Do you think the increased use of the death penalty against drug dealers would make a positive change in battling the opioid epidemic?
No, I think the focus really needs to be more on the health care and prevention and treatment interventions that the president mentioned, [as opposed to] the death penalty and … a return to minimum sentencing policies, which in the past demonstrated an increase in the incarceration rate without a lot of alleviation on the substance abuse epidemic. It feels like the conversation over the past few years on the opioid epidemic has been ‘how do you address the demand side through effective prevention, treatment and recovery?’ That’s really where the attention needs to be focused.
 
If something like this was implemented and federal prosecutors had the marching orders to use the death penalty more, and they do here in New Hampshire, do you think it would have a deterrent effect?
I don’t think so. I also think … good drug control policy is a balance between reducing the supply side and reducing the demand side. And we’ve come to learn that efforts that really over-emphasize supply-side interventions, which largely include increased incarceration rates or steeper penalties, don’t yield a direct impact in long-term outcomes for people. … And also, recognizing that very often … those kind of harsher penalties disproportionately impact minority communities.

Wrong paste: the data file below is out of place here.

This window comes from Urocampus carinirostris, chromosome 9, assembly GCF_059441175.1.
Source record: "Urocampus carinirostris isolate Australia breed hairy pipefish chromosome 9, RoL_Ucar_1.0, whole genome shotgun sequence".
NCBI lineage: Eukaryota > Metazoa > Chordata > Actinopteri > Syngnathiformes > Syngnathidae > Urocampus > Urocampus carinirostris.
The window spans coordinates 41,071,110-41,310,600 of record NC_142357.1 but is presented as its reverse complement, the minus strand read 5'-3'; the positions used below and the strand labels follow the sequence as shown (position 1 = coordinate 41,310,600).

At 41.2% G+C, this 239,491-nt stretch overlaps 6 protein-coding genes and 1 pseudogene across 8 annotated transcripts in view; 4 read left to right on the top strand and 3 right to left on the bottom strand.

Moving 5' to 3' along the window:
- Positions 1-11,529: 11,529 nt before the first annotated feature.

Do you think we as a state are striking the right balance between the demand and supply side of this issue right now?
I do think that New Hampshire has a balanced approach … [but] there are questions still to be answered. The utilization of “death resulting” cases is a relatively new phenomenon and I’m not sure of the extent to which there’s been real data work done around what kind of effect the utilization of that tool has had. Obviously, with efforts like Granite Hammer and Granite Shield, there’s been an appropriate increase in law enforcement capacity to address substance use in the community, but I know that there’s been a real attempt by law enforcement to differentiate between when they might come into contact with a dealer who is dealing to make a profit versus someone who might be dealing to feed their own substance use disorder. … There are some concerns that the increased law enforcement is still catching in its web those who might be dealing drugs to feed their addiction and are putting them into the court system rather than into treatment. But, again, it’s very early to tell. … Also … set aside for a moment the question of death penalty, even the minimum sentencing piece, … if you look at the rest of the president’s plan, it’s a pretty balanced plan. There are good recommendations for prevention and reducing misuse of prescribed opioids, there is new resourcing for treatment and recovery supports, there is language that articulates the support for what Congress has done with their latest appropriation, which is to prioritize states to receive additional funding based on need, not based on population size.